So this will probably be on here twice, because, silly me, I forgot to log in before I posted. Ugh. At any rate, what I typically like to do for my Monday posts is think back to our most recent discussion and talk about the things that stand out the most in my memory. This week, I can only think of two things: the phrase "descent with modification" and the computer model. I liked the visual the model gave me to attach to my mental image of the concepts being described. The phrase probably stuck with me due to the repetition and emphasis on the concept.  Nothing else, however, really pops into my head. I grew up learning that evolution was the truth, and I learned about it in my classes. I love biology, but I'm looking forward more to the philosophical side of all this, rather than the scientific. Now, I'm not saying the two can't coexist. Philosophy in science is where new theories and ideas come from, and our class does a pretty good job of combining the two, I think. I love our discussions, btw. Just saying :] Anyways... thoughts on the coexistance of philosophy and science? Maybe? or is that too much of a random tangent?

Aimee's picture

Evolution of the Soul

Warning: this post rambles about something that might not even exist. Reader discretion is advised.


During the past three weeks, I have discussed evolution in a scientific context on three separate occasions. Biology, then anthropology, then ESEM. The discussion has been mind-numbing. We evolved. I get it. I do appreciate evolution - after all, it explains the tremendous diversity of life on Earth - but I want to take a step back and analyze who we are, not where we come from.

The human species is unique. I would not call us more "evolved" than other organisms, since all living creatures have evolved to survive in their current environment. However, humans are puny in both size and stamina, and we have grown to rely on intellect, not strength. I have heard our intelligence described in terms of ice cream - on the proverbial Cone of Life, we are a scoop above a rat, two scoops above a frog, and three scoops above an anemone. Our advanced tools, our languages, and our myriad emotions all suggest that human intelligence surpasses other species, but how does our brain power define us as people? Are we an expression of a hyper-talented cerebrum and an extra scoop of vanilla, or is there more to us? Is our intelligence the product of a soul?

When the theory of evolution was first acknowledged in the scientific world, religion responded with outcry. How could scientists have the nerve to insinuate that life originated from random mutations, instead of the deliberate action of God? Even as religion grew to accept the notion that a divine hand might guide evolution, merging scientific knowledge with religious beliefs, a major dilemma remained: when did God give us souls?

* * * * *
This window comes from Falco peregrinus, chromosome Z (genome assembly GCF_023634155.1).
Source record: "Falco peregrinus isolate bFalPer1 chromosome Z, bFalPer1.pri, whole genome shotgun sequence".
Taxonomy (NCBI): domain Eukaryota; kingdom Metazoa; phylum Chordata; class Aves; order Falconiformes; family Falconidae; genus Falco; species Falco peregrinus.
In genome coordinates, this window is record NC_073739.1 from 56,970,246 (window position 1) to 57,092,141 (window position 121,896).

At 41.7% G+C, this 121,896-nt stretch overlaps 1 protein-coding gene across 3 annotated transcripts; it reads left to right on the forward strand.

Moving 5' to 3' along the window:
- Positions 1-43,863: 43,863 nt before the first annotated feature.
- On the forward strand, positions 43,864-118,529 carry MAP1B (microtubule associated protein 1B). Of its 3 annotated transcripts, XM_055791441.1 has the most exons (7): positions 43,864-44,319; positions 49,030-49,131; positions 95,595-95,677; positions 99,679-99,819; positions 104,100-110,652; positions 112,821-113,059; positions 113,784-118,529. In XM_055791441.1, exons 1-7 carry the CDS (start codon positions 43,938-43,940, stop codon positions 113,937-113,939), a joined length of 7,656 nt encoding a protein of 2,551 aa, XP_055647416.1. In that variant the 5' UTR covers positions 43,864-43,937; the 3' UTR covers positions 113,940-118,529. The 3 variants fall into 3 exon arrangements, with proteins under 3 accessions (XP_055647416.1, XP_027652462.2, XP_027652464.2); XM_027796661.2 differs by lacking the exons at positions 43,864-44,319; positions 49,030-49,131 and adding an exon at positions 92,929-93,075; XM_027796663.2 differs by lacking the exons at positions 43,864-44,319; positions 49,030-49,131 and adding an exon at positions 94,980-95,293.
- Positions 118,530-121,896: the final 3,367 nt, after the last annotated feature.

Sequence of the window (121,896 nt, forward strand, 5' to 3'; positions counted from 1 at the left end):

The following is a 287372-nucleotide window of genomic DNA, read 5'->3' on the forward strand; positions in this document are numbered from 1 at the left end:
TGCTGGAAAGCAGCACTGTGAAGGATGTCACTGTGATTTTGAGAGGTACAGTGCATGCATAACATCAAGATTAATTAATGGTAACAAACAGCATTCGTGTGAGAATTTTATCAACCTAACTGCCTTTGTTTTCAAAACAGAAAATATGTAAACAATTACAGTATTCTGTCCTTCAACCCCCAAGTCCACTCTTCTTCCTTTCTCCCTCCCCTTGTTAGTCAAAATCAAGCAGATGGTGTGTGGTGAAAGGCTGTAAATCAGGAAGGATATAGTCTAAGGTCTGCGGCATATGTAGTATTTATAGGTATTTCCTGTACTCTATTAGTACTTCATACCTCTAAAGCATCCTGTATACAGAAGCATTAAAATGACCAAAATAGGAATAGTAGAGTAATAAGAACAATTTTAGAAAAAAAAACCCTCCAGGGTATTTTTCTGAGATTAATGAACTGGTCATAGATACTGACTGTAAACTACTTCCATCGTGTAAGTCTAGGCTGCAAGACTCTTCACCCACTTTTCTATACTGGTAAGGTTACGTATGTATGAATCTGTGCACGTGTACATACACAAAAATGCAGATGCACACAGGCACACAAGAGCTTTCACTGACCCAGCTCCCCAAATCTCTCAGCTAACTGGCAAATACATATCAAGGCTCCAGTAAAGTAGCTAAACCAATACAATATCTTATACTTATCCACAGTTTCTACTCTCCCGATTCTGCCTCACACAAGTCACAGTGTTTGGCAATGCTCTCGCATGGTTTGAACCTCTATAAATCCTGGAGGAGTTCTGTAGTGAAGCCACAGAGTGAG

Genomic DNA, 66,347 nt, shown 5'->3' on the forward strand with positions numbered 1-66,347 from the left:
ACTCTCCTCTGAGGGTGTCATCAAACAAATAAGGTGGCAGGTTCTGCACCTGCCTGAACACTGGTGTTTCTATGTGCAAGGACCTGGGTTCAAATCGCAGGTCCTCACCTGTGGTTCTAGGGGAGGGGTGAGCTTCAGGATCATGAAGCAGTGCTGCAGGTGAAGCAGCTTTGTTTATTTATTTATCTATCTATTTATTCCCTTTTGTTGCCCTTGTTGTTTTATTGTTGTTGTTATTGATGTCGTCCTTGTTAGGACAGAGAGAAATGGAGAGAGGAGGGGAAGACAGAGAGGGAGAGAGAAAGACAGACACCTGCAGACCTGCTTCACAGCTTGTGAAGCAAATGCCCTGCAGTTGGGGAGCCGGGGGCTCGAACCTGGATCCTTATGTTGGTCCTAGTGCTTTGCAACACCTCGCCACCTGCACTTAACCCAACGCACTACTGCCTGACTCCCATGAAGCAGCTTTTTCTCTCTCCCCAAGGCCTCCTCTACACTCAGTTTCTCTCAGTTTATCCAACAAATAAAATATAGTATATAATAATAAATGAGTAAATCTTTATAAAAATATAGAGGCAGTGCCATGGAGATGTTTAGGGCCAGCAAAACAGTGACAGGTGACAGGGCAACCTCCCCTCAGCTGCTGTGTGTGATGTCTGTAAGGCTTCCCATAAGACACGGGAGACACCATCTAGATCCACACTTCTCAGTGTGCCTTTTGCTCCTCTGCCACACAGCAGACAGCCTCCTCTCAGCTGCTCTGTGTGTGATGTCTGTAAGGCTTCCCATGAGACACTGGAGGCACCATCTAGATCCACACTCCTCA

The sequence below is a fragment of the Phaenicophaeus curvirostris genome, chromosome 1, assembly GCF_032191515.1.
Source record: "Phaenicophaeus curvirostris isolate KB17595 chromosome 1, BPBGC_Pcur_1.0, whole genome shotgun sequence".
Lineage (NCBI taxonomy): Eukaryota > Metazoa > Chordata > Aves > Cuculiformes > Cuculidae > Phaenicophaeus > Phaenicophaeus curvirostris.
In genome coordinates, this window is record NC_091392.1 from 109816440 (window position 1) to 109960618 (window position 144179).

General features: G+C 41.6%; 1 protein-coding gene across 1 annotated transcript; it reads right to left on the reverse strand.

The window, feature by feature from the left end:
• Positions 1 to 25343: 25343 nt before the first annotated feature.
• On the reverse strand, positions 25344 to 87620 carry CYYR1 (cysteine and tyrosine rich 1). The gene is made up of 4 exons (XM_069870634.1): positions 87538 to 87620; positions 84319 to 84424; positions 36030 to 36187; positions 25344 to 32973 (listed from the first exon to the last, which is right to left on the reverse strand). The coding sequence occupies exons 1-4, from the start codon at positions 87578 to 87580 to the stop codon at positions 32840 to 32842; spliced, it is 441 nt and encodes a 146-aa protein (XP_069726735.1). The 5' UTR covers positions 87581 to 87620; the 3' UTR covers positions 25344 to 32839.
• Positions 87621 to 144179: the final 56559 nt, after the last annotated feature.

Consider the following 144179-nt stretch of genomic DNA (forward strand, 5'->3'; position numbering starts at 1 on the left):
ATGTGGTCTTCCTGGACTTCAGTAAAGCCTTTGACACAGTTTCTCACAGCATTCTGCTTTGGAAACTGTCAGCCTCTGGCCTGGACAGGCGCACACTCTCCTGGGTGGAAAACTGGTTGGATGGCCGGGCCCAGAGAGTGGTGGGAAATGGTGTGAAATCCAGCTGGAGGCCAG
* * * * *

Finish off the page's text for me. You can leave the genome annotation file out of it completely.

The soul is essential to the Catholic faith I grew up in. Present in every human being, the soul is tainted by the Original Sin of Adam and Eve, which dragged mankind into a fallen state of sinfulness and death. Catholics claim that Christ's death on the cross was the ultimate repentance for the resultant sins of the world, thus opening a pathway to everlasting life for all righteous believers. The soul is the seat of the conscience, a person's governing body of free will, allowing him/her to choose a Christlike life, sinless and pure, or to face the certainty of Hell. Thus, without an immortal soul, humans would not be humans, but animals incapable of choosing to follow the Messiah. 

If evolution is correct, as many believe, then we and chimpanzees diverged from a common ancestor, some 5+ million years ago. Where in this timeline of evolution did the soul arise? Even if the human population bottlenecked at some point in our evolution, humanity never consisted of one man and one woman, the Adam and Eve of the Bible. Without Adam and Eve, the drama of Original Sin could never had occurred, and the need for Christ would not have followed. Denying the existence of Adam and Eve seems to bring down the entire fortress of Catholic Christian thought. What's more, the loss of Adam and Eve denies humans a soul.

Without a soul, what is the purpose of music, and art, and literature? Why else would humans possess a sense of aesthetics, an altruistic streak, and a near-universal belief in a higher power? Did our powerful brains invent the soul to explain our uniqueness? Did the soul evolve through our invention? Questions to ponder...answers I don't know.